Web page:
Embattled former deputy prime minister Barnaby Joyce has hit back at attempts to blast him out of federal parliament, insisting he will contest the next election.
"Of course I am running again - the first people I would tell if I wasn't would be the electorate," he told the ABC on Tuesday.
"I'm still working for New England, I'm having meetings in the electorate today."
Mr Joyce is digging in after labelling some of his unnamed colleagues "scum" in a paid television interview about his affair with former media advisor Vikki Campion with whom he now has a six-week-old baby.
Nationals leader Michael McCormack said if Mr Joyce put his hand up he would welcome him, but the decision ultimately rests with New England pre-selectors.
"It's democracy at work. Anybody can get challenged. Anybody can win so long as they've got the support of their local branch and their local FEC," Mr McCormack told reporters in western Queensland.
Prime Minister Malcolm Turnbull also supports Mr Joyce extending his career.
"He's been a great advocate for rural Australia and I look forward to him continuing to be so," Mr Turnbull said.
Nationals elder statesman John Anderson, who served as deputy to John Howard before retiring in 2007, urged Mr Joyce to consider leaving politics after negative reaction to the interview.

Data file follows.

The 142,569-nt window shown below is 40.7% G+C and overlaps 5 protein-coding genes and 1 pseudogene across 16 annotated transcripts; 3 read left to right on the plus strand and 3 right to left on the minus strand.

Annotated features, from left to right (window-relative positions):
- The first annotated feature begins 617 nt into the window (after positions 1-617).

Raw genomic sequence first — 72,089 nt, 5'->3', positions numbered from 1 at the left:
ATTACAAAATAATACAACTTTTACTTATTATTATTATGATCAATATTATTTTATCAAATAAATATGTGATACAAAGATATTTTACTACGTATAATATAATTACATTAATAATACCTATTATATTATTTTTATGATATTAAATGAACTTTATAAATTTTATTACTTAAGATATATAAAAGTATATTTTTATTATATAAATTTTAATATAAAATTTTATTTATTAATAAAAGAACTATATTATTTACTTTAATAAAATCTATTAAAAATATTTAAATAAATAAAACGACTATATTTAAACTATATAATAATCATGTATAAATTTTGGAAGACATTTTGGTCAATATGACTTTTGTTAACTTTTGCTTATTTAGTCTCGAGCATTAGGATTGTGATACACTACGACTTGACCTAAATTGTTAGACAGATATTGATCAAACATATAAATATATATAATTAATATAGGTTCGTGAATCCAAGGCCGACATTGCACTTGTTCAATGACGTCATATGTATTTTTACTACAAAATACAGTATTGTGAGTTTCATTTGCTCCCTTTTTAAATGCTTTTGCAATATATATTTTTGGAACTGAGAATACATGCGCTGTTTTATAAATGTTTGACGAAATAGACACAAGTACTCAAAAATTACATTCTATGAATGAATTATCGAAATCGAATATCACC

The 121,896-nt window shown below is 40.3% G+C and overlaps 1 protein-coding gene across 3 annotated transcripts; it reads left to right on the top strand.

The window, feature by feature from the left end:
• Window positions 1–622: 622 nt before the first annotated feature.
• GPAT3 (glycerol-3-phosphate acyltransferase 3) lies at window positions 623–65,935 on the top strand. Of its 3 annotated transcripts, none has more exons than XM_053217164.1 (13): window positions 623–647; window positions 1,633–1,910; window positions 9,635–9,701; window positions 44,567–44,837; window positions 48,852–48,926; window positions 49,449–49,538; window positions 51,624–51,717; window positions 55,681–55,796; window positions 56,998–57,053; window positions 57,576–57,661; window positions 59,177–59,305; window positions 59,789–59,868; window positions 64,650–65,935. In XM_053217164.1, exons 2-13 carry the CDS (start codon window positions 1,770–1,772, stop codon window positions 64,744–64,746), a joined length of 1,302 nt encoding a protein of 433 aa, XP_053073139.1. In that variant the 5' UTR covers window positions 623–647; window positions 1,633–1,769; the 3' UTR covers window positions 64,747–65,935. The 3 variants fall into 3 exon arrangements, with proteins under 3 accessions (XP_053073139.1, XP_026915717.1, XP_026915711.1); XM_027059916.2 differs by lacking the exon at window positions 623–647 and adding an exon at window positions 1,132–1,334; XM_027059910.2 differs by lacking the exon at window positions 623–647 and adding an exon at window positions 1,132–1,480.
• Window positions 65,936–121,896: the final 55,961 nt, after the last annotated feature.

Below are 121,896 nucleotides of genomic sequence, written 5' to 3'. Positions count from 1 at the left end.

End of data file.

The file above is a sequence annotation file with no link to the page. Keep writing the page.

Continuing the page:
"I would gently encourage Barnaby and Vikki to think very carefully about (Sebastian's) best interests, to the point of considering whether they are properly served while his father is in public life," Mr Anderson told The Australian.
"Barnaby himself told us in the interview how tough it is to maintain a stable family environment when you are a member of federal parliament."
Queensland Nationals MP Ken O'Dowd expressed concerns his former leader was no longer a team player, urging Mr Joyce to make a swift decision on his political future.
"I think it's very important for the people of Tamworth and New England that they know they've got someone there who is going to be in there fighting for them," Mr O'Dowd told ABC radio.
Nationals frontbencher Darren Chester told Sky News all incumbent politicians weighed their political futures ahead of elections, and it was not for him to direct Mr Joyce one way or another.
But he said people in regional Australia were sick of hearing about internal rumblings and personal issues, arguing the party had moved on.
Some Nationals colleagues declared their support for Mr Joyce but others are angry that he accused some in conservative ranks of being "scum of the earth" who tried to pressure Ms Campion to terminate her pregnancy.
Australian Associated Press